In four separate pivotal clinical studies presented on Friday, a greater percentage of moderate to severe chronic plaque psoriasis patients treated with briakinumab, Abbott's investigational IL-12/23 inhibitor (ABT-874), achieved 75 percent or better skin clearance rates than those treated with etanercept (Enbrel®), methotrexate or placebo. Abbott (NYSE: ABT) presented data from all briakinumab pivotal studies in psoriasis at the European Association of Dermatology and Venereology scientific sessions.
Briakinumab is an investigational biologic medication that targets IL-12/23 proteins linked to inflammation. Briakinumab is the second medication in the IL-12/23 class to have completed Phase III trials for the treatment of plaque psoriasis. The most commonly prescribed biologics used to treat moderate to severe chronic plaque psoriasis target a protein called tumor necrosis factor (TNF).
"While anti-TNFs are the cornerstone of biologic treatment for psoriasis, these data suggest that briakinumab may be evaluated as a potentially important alternative treatment option for some psoriasis patients," said Eugene Sun, M.D., vice president, Global Pharmaceutical Development, Abbott.
In the largest of the four studies, a 52-week study comparing briakinumabs Global Assessment (PGA) of clear or normal at week 12, 82.4 percent maintained PASI 75 at week 52, versus 9.0 percent of the 144 patients on placebo.
Of the 243 briakinumab patients that achieved PASI 90 and PGA of clear or normal at week 12, 81.5 percent maintained PASI 90 at week 52, versus 9.2 percent of the 109 placebo patients. Of the 298 briakinumab patients who achieved PGA of clear or normal at week 12, 63.4 percent of patients demonstrated PASI 100 at week 52, versus 4 percent of the 149 placebo patients.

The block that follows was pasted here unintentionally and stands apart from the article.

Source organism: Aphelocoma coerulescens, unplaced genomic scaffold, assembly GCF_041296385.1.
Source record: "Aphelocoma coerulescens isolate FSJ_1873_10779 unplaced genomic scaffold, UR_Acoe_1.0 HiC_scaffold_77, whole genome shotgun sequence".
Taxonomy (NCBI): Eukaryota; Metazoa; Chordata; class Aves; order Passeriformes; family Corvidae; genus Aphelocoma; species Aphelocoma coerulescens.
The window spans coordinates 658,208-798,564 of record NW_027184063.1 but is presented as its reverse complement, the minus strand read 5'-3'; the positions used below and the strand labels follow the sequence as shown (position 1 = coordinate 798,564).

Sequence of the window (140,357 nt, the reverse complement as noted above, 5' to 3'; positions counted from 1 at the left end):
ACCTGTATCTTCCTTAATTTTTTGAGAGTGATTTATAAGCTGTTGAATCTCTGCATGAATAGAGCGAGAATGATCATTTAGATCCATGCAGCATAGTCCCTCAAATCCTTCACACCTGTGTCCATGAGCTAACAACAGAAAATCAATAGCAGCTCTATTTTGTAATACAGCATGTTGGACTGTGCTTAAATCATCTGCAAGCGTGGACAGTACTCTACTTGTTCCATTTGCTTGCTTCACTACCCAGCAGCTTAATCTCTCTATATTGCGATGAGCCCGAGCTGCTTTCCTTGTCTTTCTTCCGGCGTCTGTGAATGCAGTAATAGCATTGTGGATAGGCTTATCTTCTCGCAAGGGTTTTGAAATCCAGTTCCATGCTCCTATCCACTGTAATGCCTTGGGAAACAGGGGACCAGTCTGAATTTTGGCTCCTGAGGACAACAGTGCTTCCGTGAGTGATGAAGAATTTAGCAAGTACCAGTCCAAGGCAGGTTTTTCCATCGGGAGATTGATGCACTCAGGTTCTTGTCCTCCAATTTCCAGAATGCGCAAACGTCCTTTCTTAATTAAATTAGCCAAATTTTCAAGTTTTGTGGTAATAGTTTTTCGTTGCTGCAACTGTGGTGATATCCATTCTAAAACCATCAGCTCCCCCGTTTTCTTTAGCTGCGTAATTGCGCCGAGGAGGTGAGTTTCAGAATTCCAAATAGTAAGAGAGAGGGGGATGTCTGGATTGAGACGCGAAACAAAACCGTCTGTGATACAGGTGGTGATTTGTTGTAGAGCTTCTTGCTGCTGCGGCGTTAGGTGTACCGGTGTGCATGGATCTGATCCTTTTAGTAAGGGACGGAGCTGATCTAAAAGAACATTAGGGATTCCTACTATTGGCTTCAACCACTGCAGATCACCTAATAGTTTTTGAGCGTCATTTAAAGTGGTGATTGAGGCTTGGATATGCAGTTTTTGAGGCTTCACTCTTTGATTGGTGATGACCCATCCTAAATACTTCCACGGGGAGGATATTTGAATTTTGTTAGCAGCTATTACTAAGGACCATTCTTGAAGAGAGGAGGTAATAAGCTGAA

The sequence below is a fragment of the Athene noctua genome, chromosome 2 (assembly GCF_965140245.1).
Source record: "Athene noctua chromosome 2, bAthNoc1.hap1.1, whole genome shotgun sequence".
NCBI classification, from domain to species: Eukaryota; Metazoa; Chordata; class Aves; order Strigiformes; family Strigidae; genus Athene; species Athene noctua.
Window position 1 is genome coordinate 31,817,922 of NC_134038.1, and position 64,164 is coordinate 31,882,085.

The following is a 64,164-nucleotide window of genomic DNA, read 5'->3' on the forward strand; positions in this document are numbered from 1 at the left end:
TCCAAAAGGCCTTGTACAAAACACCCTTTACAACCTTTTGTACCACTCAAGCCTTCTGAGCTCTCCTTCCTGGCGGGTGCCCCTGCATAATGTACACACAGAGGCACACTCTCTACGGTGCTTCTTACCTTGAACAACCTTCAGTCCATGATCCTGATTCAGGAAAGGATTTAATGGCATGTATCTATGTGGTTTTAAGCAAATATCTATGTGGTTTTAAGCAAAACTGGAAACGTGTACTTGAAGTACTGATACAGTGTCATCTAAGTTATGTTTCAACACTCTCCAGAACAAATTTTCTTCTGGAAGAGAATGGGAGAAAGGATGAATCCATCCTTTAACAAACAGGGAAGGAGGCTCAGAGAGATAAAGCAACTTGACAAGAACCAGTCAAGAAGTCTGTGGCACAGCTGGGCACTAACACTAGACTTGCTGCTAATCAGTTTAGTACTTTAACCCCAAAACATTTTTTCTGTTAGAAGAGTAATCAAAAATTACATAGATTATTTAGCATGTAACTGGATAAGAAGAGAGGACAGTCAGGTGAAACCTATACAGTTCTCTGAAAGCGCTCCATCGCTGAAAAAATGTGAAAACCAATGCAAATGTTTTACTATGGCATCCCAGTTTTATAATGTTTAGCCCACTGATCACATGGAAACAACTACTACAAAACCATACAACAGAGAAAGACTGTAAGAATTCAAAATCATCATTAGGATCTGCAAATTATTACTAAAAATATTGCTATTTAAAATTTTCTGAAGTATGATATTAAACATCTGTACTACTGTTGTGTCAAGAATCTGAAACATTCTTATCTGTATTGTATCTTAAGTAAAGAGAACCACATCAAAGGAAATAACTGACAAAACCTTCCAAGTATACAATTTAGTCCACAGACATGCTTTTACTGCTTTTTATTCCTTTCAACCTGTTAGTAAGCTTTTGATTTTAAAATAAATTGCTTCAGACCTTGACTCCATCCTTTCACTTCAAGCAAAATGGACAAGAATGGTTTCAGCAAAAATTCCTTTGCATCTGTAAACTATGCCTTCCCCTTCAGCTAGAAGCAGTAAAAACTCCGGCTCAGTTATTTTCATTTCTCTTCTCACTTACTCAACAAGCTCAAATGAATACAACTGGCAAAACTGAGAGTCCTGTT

The most common adverse events observed across all four briakinumab pivotal studies and the ongoing open-label extension were upper respiratory infection, nasopharyngitis (stuffy nose), headache, arthralgia (joint pain), hypertension and back pain. The incidences of infection and malignancy with briakinumab were generally higher than those with placebo, but were similar to those in patients treated with etanercept or methotrexate. Because briakinumab is a modulator of the immune system, these results are not unexpected and emphasize the need for close monitoring and surveillance. Major adverse cardiovascular events (MACE) including myocardial infarction, stroke and cardiovascular death were observed in one of the four briakinumab pivotal studies and in the ongoing open-label extension. An analysis of the data showed that all patients experiencing MACE in the pivotal briakinumab study had identifiable underlying cardiovascular risk factors.
"These clinical trials advance our understanding of the benefits and risks of inhibiting IL-12/23 proteins with briakinumab in patients with psoriasis," said Kenneth Gordon, M.D., Head, Division of Dermatology, NorthShore University Health System.